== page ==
What is low blood pressure?
Low blood pressure means that your blood pressure is lower than normal. Another name for low blood pressure is hypotension (say "hy-poh-TEN-shun").
In most healthy adults, low blood pressure does not cause problems or symptoms. In fact, it may be normal for you. For example, people who exercise regularly often have lower blood pressure than people who are not as fit.
But if your blood pressure drops suddenly or causes symptoms like dizziness or fainting, it is too low. It can cause shock. Shock can be dangerous if it is not treated right away.
Blood pressure is a measure of how hard the blood pushes against the walls of your arteries as it moves through your body. Blood pressure consists of two numbers: systolic and diastolic.
- The systolic (higher) number shows how hard the blood pushes when the heart is pumping.
- The diastolic (lower) number shows how hard the blood pushes between heartbeats, when the heart is relaxed and filling with blood.
Someone with a systolic pressure of 120 and a diastolic pressure of 80 has a blood pressure of 120/80, or "120 over 80." Normal blood pressure is lower than 120/80.
Low blood pressure does not have a specific number where it is too low. Most doctors consider blood pressure to be too low when it causes symptoms or drops suddenly. In general, low blood pressure symptoms happen when blood pressure is less than 90/60.
What causes low blood pressure?
Some of the causes of low blood pressure include:
- Getting up after you sit or lie down. This can cause a quick drop in blood pressure called orthostatic hypotension.
- Standing for a long time.
- Not drinking enough fluids (dehydration).
- Medicines, such as high blood pressure medicine or other heart medicines.
- Health problems such as thyroid disease, severe infection, bleeding in the intestines, or heart problems.
- Trauma, such as major bleeding or severe burns.
What are the symptoms?
Many people with low blood pressure don't have any symptoms.
Symptoms to watch for include:
- Feeling dizzy, lightheaded, or faint.
- Feeling sick to your stomach or vomiting.
- Feeling more thirsty than usual.
- Having blurry vision.
- Feeling weak.
- Being confused.
- Being tired.
- Having cold, clammy skin.
- Breathing very fast.
If you have symptoms of low blood pressure, especially dizziness or fainting, call your doctor.
Watch for symptoms of low blood pressure. Tell your doctor when the symptoms happen so he or she can treat them.
How is low blood pressure diagnosed?
Often people learn that they have low blood pressure when their doctor checks it. Or you may find that you have low blood pressure when you check it at home.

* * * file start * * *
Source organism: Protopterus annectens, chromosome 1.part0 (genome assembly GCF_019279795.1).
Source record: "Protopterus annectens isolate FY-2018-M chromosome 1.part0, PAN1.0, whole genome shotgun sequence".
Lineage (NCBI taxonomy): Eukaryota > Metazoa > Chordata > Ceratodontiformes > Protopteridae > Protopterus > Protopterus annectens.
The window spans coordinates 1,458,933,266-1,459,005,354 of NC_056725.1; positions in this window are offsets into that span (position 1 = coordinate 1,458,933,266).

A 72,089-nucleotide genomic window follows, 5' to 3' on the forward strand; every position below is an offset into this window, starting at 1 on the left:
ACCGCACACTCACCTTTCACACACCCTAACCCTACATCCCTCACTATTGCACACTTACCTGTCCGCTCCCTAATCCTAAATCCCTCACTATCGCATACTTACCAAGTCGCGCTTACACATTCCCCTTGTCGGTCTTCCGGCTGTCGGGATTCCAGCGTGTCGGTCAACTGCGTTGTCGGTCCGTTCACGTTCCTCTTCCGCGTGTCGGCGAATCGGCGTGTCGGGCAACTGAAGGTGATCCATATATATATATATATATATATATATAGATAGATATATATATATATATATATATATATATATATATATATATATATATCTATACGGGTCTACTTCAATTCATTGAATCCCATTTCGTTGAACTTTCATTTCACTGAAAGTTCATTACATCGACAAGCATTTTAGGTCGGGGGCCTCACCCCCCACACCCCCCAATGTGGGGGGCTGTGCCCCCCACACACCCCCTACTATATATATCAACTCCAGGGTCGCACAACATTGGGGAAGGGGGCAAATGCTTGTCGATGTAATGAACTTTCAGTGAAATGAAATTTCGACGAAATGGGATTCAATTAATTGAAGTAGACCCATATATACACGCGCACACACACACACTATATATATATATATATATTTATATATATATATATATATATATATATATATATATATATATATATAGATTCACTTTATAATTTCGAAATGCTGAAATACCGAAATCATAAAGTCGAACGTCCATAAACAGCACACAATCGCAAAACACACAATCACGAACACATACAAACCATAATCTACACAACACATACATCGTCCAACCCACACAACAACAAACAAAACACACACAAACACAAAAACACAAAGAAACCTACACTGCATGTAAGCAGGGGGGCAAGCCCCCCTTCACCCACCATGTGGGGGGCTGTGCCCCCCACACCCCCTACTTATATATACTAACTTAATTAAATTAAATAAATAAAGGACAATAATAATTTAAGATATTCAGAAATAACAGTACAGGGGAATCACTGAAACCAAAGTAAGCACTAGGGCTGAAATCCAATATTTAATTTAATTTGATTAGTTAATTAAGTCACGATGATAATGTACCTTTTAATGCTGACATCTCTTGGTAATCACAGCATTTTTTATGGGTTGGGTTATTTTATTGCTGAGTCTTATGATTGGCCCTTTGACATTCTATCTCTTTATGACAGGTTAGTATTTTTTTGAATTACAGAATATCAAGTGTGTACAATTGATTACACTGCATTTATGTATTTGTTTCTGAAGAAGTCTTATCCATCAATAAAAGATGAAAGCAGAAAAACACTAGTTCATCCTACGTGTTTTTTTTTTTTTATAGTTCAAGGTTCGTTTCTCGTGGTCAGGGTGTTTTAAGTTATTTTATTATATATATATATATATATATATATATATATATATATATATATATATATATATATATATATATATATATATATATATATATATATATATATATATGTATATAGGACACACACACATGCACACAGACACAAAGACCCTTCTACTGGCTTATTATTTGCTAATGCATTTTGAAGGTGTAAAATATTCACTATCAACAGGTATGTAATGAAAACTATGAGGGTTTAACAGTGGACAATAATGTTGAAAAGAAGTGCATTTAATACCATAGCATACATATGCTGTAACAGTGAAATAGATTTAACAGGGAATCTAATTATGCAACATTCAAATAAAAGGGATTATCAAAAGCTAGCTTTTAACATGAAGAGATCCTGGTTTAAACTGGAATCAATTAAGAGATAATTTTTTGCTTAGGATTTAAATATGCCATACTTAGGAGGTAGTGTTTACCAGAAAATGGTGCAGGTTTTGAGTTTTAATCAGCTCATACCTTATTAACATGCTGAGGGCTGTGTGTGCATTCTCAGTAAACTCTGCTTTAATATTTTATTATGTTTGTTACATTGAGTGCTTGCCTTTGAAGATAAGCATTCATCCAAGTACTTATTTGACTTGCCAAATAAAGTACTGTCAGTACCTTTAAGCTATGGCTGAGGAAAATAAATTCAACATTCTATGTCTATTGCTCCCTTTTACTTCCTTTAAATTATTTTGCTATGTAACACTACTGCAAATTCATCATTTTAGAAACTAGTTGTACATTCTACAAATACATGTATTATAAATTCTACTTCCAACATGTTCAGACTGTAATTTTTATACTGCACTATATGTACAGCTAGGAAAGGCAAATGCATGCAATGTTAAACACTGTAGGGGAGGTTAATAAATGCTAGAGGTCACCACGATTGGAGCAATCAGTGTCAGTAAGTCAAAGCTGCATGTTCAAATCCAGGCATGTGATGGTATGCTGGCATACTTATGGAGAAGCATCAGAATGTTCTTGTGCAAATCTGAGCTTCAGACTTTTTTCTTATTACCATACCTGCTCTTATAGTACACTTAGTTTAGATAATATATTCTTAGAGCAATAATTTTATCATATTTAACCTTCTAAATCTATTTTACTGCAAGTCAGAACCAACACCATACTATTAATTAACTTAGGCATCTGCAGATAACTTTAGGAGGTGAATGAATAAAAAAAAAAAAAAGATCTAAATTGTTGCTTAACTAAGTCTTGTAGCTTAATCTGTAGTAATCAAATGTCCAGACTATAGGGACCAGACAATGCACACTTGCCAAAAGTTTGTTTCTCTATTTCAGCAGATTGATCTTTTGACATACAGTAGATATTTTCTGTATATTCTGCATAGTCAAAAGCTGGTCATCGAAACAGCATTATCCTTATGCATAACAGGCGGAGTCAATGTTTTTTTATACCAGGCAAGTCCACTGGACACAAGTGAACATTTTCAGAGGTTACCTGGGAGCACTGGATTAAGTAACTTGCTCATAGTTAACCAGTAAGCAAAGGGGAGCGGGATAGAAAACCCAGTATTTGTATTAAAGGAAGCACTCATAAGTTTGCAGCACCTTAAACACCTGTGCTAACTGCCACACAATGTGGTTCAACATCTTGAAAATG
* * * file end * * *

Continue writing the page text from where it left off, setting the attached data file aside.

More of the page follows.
To check for the causes of your low blood pressure, your doctor will ask about your past health, your symptoms, and the medicines you take. He or she will do a physical exam and may do other tests. Your doctor may check for another health problem that could be causing your low blood pressure.
Will your doctor treat low blood pressure?
You will likely get treated for low blood pressure only if it is causing symptoms or if your blood pressure drops suddenly. Treatment depends on your symptoms, how severe they are, and the reasons for the low blood pressure.
Your doctor may have you:
- Add more salt to your diet.
- Get fluid through an intravenous (IV) line if you are very dehydrated.
- Change or stop medicines that lower your blood pressure.
- Take medicine to treat the problem that is causing low blood pressure. For example, you may need antibiotics to treat infection or medicines to stop vomiting or diarrhea.
Be sure to talk with your doctor before you add more salt to your diet or make any changes in your medicines.
How can you prevent low blood pressure symptoms?
If you have orthostatic hypotension, your doctor may suggest that you try some simple ways to prevent symptoms like dizziness. For example, you can:
- Stand up slowly.
- Drink more water.
- Drink little or no alcohol.
- Limit or avoid caffeine.
- Wear compression stockings.
If you feel dizzy or lightheaded, sit down or lie down for a few minutes. Or you can sit down and put your head between your knees. This will help your blood pressure go back to normal and help your symptoms go away.
Other Works Consulted
- American Heart Association (2012). Low blood pressure. Available online: http://www.heart.org/HEARTORG/Conditions/HighBloodPressure/AboutHighBloodPressure/Low-Blood-Pressure_UCM_301785_Article.jsp.
- National Heart, Lung, and Blood Institute (2010). Hypotension. National Heart, Lung, and Blood Institute. http://www.nhlbi.nih.gov/health/health-topics/topics/hyp. Accessed March 21, 2016.
- Shen W-K, et al. (2017). 2017 ACC/AHA/HRS guideline for the evaluation and management of patients with syncope. Circulation, published online March 9, 2017. DOI: 10.1161/CIR.0000000000000499. Accessed March 30, 2017.
Current as of: December 16, 2019
Author: Healthwise Staff
Medical Review: E. Gregory Thompson, MD - Internal Medicine
Martin J. Gabica, MD - Family Medicine
Elizabeth T. Russo, MD - Internal Medicine
Adam Husney, MD - Family Medicine
Ethan A. Halm, MD, MPH - Internal Medicine